Most of the eggs of the corn earworm are laid on the young silks soon after the silks have emerged. Young larvae crawl down the silk to feed on the kernels, soft cobs and the silk itself.  Luckily they also eat each other, keeping populations low.

Corn planted early in the year is not as seriously affected as is late corn because population densities increase as the season progresses. Early plantings will have minimal damage; later in the year one or two worms may appear in the tops of each ear of corn.

Control
To help control the pest, between plantings destroy the crop residue or haul it off to the compost bin. This eliminates places that would harbor the pest. Several natural enemies are present in Hawaii and, in general, they keep the corn earworm at tolerable levels. In most cases, control is simply a matter of cutting off damaged ends of corn at harvest.

For those gardeners who are plagued with the corn earworm, here are some chemical recommendations from the University of California IPM program:
  • Spinosad -  must be applied on silks within 3 days after first silks appear and at 3-day intervals until silks turn brown.
  • Bacillus thuringiensis (Bt) - may be dusted on silks every 3 days after 5 to 10% silk formation for partial control.
  • Applying a few drops of mineral oil with a medicine dropper to silks just inside each ear 3 to 5 days after silks first appear may be effective.

Tuesday, August 14, 2012

What is Chinese Spinach?


Chinese spinach is not what we consider true spinach but is actually known as an amaranth; that is, plants that come from the genus amaranthus. Although several species in this group are considered weeds, others are used as high-protein grains, leafy vegetables or valued as ornamentals. It is an ancient crop originating in the Americas, with inflorescences and foliage ranging from purple and red to gold.

The amaranth that is known as Chinese spinach is grown for its tender leaves. Depending on the variety, this plant can vary in foliage color, leaf shape, plant height and flavor. The plants grow well in hot weather, preferring a sunny location with plenty of moisture.  Don’t worry about planting too densely; once the seedlings are up and growing, the young plants can be thinned to six inches apart. The plants that have been thinned are edible! When established, the growing tips can be pinch to force the plant to branch and make more new, tender growth.  The tender young leaves and stems are cooked like spinach or used for stir-fry and soup. They are quite high in protein. Chinese Spinach is also known as Calaloo, Hon-toi-moi, Tampala, or hin choy. 

Chinese spinach seeds can be ordered from various seed companies.  When buying the seed from a catalog, look for entries under Amaranthus and make sure "edible for greens" is stated.  As mentioned above, some varieties of amaranthus are grown for grain while others for the leafy greens.

Tuesday, August 7, 2012

Ivory Nut Palm



Part of the immature seed of the ivory nut palm is pulpy and sweet and is used as food for both people and animals. The mature, dry seeds however, become so hard that it requires a hacksaw to cut one in half. They are known as vegetable ivory and are a sustainable, alternative to animal ivory.  Many beautiful carvings have been produced from these seeds.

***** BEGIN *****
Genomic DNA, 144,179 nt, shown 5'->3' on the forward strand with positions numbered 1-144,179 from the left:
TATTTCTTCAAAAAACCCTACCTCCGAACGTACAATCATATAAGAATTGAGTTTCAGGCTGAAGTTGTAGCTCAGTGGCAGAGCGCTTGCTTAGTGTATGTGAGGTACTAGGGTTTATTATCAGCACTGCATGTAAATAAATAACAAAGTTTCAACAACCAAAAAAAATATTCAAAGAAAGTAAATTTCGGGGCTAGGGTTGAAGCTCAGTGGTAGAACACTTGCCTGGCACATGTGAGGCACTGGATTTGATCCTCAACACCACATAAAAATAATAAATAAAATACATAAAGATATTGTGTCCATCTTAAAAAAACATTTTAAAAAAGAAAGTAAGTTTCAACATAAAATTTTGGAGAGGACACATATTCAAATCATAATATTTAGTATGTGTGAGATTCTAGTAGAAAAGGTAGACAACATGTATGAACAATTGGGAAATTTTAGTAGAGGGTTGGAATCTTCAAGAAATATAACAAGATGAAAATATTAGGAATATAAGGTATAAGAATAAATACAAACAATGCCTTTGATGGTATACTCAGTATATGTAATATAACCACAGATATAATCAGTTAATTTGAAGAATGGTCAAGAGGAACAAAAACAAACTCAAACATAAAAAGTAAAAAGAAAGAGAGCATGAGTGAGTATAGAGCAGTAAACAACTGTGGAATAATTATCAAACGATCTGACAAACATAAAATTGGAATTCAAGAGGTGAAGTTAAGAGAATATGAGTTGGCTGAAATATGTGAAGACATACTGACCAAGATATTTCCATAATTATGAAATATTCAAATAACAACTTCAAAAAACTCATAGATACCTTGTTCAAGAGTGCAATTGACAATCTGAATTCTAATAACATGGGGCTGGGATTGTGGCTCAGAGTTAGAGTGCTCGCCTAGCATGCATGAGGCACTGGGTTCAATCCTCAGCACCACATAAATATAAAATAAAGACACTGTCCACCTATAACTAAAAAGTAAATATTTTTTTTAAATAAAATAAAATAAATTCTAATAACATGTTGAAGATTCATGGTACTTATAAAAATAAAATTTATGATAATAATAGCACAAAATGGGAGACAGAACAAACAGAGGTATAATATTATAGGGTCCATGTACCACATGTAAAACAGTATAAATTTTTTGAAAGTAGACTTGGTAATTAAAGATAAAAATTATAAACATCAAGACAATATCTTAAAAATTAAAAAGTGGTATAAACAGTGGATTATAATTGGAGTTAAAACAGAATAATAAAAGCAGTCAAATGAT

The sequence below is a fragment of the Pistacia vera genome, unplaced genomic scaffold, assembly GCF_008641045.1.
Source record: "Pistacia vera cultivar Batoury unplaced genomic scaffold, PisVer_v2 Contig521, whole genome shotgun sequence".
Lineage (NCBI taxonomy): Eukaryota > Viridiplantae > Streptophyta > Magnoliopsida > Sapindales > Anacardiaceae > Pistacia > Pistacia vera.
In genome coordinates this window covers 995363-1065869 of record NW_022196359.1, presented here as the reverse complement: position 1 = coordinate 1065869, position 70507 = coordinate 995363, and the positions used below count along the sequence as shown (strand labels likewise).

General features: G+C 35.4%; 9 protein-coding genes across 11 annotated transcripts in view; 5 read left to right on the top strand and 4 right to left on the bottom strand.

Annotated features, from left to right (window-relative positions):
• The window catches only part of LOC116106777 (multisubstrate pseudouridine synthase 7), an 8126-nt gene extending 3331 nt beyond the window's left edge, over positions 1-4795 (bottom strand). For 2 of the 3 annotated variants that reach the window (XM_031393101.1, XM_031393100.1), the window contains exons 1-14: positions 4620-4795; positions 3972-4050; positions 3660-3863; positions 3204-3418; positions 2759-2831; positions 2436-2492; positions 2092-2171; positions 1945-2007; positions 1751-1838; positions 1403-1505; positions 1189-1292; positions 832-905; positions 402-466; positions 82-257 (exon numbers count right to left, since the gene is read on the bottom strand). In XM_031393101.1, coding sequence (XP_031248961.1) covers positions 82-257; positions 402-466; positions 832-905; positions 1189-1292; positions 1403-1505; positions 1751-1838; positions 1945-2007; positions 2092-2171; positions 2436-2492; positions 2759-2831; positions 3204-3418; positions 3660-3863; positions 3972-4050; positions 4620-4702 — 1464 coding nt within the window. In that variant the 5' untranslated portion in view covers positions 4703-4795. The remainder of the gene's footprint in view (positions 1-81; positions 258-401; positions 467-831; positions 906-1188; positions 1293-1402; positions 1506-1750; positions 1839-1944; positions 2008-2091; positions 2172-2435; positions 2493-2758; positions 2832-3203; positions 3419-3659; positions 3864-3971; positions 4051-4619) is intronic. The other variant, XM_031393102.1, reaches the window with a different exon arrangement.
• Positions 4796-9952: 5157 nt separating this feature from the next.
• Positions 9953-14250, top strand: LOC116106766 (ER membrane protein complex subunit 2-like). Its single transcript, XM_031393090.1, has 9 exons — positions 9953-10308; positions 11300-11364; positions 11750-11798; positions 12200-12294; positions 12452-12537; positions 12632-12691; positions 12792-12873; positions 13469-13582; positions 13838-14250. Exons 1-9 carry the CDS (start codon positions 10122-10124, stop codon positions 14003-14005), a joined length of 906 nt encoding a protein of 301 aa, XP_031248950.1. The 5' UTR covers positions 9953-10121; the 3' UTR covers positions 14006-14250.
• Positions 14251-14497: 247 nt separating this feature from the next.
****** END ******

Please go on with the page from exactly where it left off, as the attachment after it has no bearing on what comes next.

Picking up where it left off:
During Victorian times, thimbles, dice and jewelry were manufactured from this substance. Before plastic buttons became popular, it was a key material in the button industry. During the 1920′s, 20% of all buttons made in the United States were made out of the seed of the ivory nut palm. If you have never seen the beautiful carvings made from these seeds, check out a web site like http://waynesword.palomar.edu/pljan99.htm

Germinating seeds of the ivory nut palm is difficult. Therefore, plant as many as possible since not all will germinate.  Ones that do germinate, may take several months or even up to a year.  If possible, allow the fruit to fall, do not pick it from the tree.

One method of germination is to plant the seed, anywhere from half buried to just under the soil, in a sterile, well-drained planting media. Keep it moist but saturate log the soil. Some horticulturalists insist that removing the seed coat from around the seed is important while others have been successful without removing it.

 Since the seeds take a long time to sprout, there is always the danger of insects and fungi destroying the seed. Yet as long as the seed has not turned to mush, there is still hope for germination.   The seed will send down roots before it sends up a sprout.  Once germinated, the problems are not over.  A number of people have been successful in germinating the seed only to have it die from an unknown cause shortly thereafter.

The second approach to germinating the seed is to mimic nature.  As the seed lies on the ground, there are hundreds of different types of fungi, bacteria and other microorganisms growing on and around that seed. The exact role of these organisms is uncertain, but it is possible that the gases and other chemicals that they produce may trigger and aid in the germination of the seed. That is why some recommend placing the seed in a plastic bag with organic matter (OM) and allow the OM to decompose. Leave the seed in the bag for a couple of weeks to a month. Then plant it in a pot with a well draining soil mix.

Friday, August 3, 2012

Don’t Pile Mulch Against Tree Trunks



Applying organic mulch to the garden provides many benefits: improves the soil structure, adds micro and macro nutrients to the soil, conserves water during a drought, and acts as a food source for many beneficial microorganisms living in the soil.

When applying mulch around trees, however, an air space must be kept between the mulch and tree trunk so the bark can dry. A constantly wet trunk will provide a suitable environment for disease. This, of course, does not apply to all trees. For instance, the magnolias of the Southern States grow along streams and swamps.  But other trees, like citrus and avocado, are susceptible to crown rot.  

 If the fungal organism is present and the bark remains wet for a prolonged period of time, infection will occur.  Untreated, the tree will die. Don’t pile mulch against the tree, and don’t position sprinklers so the water hits the trunk. Keeping the tree trunks dry as much as possible is important.

In general mulch enhances the health of trees but precautions need to be observed.